Comedies, on the other hand, I think vary from show to show. It's Always Sunny in Philadelphia and Louie seem to thrive in the shorter format, but when an episode "misses" it can be a lot more detrimental to the season. Meanwhile, shows like Arrested Development, Parks & Rec, or 30 Rock are consistent enough that the traditional format doesn't negatively impact them. But maybe when those longer-running comedies start to lose steam they could change to the shorter format to keep things limited to their A-material.
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I agree with most of this article, however, I'm of the opinion that most writers are totally incompetent with no real creative passion for what they do. I know that sounds harsh but the truth is, any writer worth his/her salt should EASILY be able to write 22+ episodes while still keeping their viewers entertained. In fact, a decent writer should be able to keep a story going indefinitely and the longer they have, the better it should get. The fact that so many writers struggle past anything over 10 episodes is shameful and hardly indicative of talent. Or maybe, they are just plain bone-idle and lazy. Well, if that's the case, I don't even want to see any of their work because it won't have any of the passion for storytelling.

Writers always seem to piss me off. They don't know how lucky they are to be writing for television so they should just shut up, stop moaning and get on with it. I would absolutely LOVE to have the opportunity to write for TV so they should realize how lucky they are.
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Also this. Writing by comittee is not the greatest idea. When was the last time a show (even a miniseries) was written by a single author? I can't think of any.
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That is the norm in the UK. Also if you want an American example, Ally McBeal was largely written by David E Kelley, and you could tell. The continuity in that show is ABSURD. (It got tired near the end, but you could see he was trying.)
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You say that it's "easy to promote big events". The fact is, miniseries and special events need more promotion.

It's much easier to promote a show that airs in the same slot week after week, month after month, even year after year. In contrast, to promote a miniseries you have to tell the audience what a show is, why they should watch it, and when it will air - and you have to say it a LOT before people really get it. The end result is that one hour of a miniseries requires a lot more promotion than one hour of a longer series.

The problem gets worse the more miniseries you put on a single schedule, unless you can find a way to consistently group miniseries together on the schedule. AHS does this by essentially grouping together a bunch of single season horror stories under the AHS umbrella. PBS does this with Masterpiece Theatre.
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I can't wait for the LOST Season 6 Do-Over miniseries!!!
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NBC should look into it's past to solve this problem. In the 1970's they had the "NBC Mystery Movie" on Monday nights. They would make 90 minute movies that fit a theme and were similar in tone. That similarity made it marketable as a package. With McMillan & Wife, Columbo and McCloud they had a block of programming that could still air in a regular time slot, build viewers, be re-packaged for syndication, and have shorter production schedules to get "movie stars" interested in doing television. Quincy started out on that show and then went to a regular series.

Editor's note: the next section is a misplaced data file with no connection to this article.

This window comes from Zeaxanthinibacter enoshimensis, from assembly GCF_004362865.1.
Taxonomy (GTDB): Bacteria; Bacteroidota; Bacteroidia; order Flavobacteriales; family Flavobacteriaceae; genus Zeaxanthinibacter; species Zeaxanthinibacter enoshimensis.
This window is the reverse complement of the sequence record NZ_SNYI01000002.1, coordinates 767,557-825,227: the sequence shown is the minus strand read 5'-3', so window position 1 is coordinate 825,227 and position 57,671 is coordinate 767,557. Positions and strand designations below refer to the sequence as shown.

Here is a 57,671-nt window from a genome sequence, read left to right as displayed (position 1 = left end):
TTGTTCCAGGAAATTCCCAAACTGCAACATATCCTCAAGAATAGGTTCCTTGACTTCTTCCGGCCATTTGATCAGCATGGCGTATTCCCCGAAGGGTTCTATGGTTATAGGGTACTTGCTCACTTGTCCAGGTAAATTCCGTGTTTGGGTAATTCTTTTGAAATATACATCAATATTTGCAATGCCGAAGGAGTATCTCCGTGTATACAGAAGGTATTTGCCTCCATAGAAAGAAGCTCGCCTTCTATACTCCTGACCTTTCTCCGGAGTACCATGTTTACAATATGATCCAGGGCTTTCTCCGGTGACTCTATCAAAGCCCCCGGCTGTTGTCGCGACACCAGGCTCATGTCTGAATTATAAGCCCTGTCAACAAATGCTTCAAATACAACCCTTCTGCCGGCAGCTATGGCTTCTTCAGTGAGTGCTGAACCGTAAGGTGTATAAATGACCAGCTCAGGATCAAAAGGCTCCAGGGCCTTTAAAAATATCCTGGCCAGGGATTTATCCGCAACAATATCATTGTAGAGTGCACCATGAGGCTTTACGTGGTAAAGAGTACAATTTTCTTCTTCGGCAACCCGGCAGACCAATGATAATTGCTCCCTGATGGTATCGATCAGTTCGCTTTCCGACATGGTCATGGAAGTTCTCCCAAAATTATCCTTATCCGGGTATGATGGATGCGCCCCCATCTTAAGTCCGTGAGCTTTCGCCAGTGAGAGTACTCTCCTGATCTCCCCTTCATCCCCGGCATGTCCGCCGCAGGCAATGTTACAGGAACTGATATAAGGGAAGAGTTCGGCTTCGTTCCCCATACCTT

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I know another thing that's everywhere: Spin-offs. Seriously they're popping up everywhere. Are you gonna do an article on this to explain this trend?
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I like the idea of short seasons, 24 coming back for a 12 episode run is interesting (mainly to see if there is a new audience for Jack)

USA are doing it right for years with 16 episode seasons (spliting those into 8 episode runs each half of the year). I think that's the main reason why shows like Breaking Bad, Dexter, Burn Notice and Game of Throne thrive, they are short seasons and they are able to pack so much into those seasons. Network could learn alot from cable right now..
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yes.
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I don't know whether I'm a fan of the miniseries trend yet or not, I guess I'll wait and see, but I think I'm just mostly excited about the television industry doing something new.

That being said, I don't think less episodes equates to a better quality television series. There are many cable network shows like The Walking Dead, True Blood and Dexter, which despite having short episode counts, are often berated by people for having 'filler' episodes or dragging out storylines to build up to their finales. So while I'm interested in seeing where this trend will lead in how stories are told on television, I'm not expecting instantly great shows, I mean, look at Under the Dome.
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When you look at a lot of TV shows that have 20-26 episodes per season, you find that half the episodes have nothing to do with the overall storyline, they are actually more like filler episodes made to fill in the gap as the actual plot doesnt last that long.

Most shows would be better off being 13 episodes long, more money can be spend per episode making them better, and they'll be less waffle which could put some viewers off. If also saves money allowing the production of other shows which may never have been given the green light, or axed due to lack of funding.